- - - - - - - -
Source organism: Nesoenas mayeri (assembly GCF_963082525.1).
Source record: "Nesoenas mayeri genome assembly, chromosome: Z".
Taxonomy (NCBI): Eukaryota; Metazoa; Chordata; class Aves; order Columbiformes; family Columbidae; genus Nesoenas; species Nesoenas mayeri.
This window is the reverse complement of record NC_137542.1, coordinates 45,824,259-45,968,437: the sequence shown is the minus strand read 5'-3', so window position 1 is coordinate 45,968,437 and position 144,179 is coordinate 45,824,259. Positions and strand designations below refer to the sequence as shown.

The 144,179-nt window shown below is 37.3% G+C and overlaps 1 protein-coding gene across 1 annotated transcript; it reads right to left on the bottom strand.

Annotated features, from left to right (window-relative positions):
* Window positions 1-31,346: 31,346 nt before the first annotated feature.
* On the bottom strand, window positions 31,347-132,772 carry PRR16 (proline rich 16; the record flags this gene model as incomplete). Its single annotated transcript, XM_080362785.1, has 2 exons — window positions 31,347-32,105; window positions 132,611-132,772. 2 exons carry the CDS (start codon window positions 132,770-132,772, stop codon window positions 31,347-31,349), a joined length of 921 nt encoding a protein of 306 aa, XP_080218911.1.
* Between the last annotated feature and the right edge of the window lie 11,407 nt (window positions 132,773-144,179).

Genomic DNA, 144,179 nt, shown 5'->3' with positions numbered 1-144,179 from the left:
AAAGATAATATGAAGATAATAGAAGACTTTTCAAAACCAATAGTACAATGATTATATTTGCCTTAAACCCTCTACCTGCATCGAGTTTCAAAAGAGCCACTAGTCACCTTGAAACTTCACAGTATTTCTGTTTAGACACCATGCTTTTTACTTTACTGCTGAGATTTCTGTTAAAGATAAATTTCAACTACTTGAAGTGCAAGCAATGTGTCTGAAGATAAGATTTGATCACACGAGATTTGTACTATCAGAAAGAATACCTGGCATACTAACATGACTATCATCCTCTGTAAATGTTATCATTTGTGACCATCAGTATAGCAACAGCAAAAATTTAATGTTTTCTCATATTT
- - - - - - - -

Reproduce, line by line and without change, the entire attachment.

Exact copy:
Source organism: Nesoenas mayeri (assembly GCF_963082525.1).
Source record: "Nesoenas mayeri genome assembly, chromosome: Z".
Taxonomy (NCBI): Eukaryota; Metazoa; Chordata; class Aves; order Columbiformes; family Columbidae; genus Nesoenas; species Nesoenas mayeri.
This window is the reverse complement of record NC_137542.1, coordinates 45,824,259-45,968,437: the sequence shown is the minus strand read 5'-3', so window position 1 is coordinate 45,968,437 and position 144,179 is coordinate 45,824,259. Positions and strand designations below refer to the sequence as shown.

The 144,179-nt window shown below is 37.3% G+C and overlaps 1 protein-coding gene across 1 annotated transcript; it reads right to left on the bottom strand.

Annotated features, from left to right (window-relative positions):
* Window positions 1-31,346: 31,346 nt before the first annotated feature.
* On the bottom strand, window positions 31,347-132,772 carry PRR16 (proline rich 16; the record flags this gene model as incomplete). Its single annotated transcript, XM_080362785.1, has 2 exons — window positions 31,347-32,105; window positions 132,611-132,772. 2 exons carry the CDS (start codon window positions 132,770-132,772, stop codon window positions 31,347-31,349), a joined length of 921 nt encoding a protein of 306 aa, XP_080218911.1.
* Between the last annotated feature and the right edge of the window lie 11,407 nt (window positions 132,773-144,179).

Genomic DNA, 144,179 nt, shown 5'->3' with positions numbered 1-144,179 from the left:
AAAGATAATATGAAGATAATAGAAGACTTTTCAAAACCAATAGTACAATGATTATATTTGCCTTAAACCCTCTACCTGCATCGAGTTTCAAAAGAGCCACTAGTCACCTTGAAACTTCACAGTATTTCTGTTTAGACACCATGCTTTTTACTTTACTGCTGAGATTTCTGTTAAAGATAAATTTCAACTACTTGAAGTGCAAGCAATGTGTCTGAAGATAAGATTTGATCACACGAGATTTGTACTATCAGAAAGAATACCTGGCATACTAACATGACTATCATCCTCTGTAAATGTTATCATTTGTGACCATCAGTATAGCAACAGCAAAAATTTAATGTTTTCTCATATTT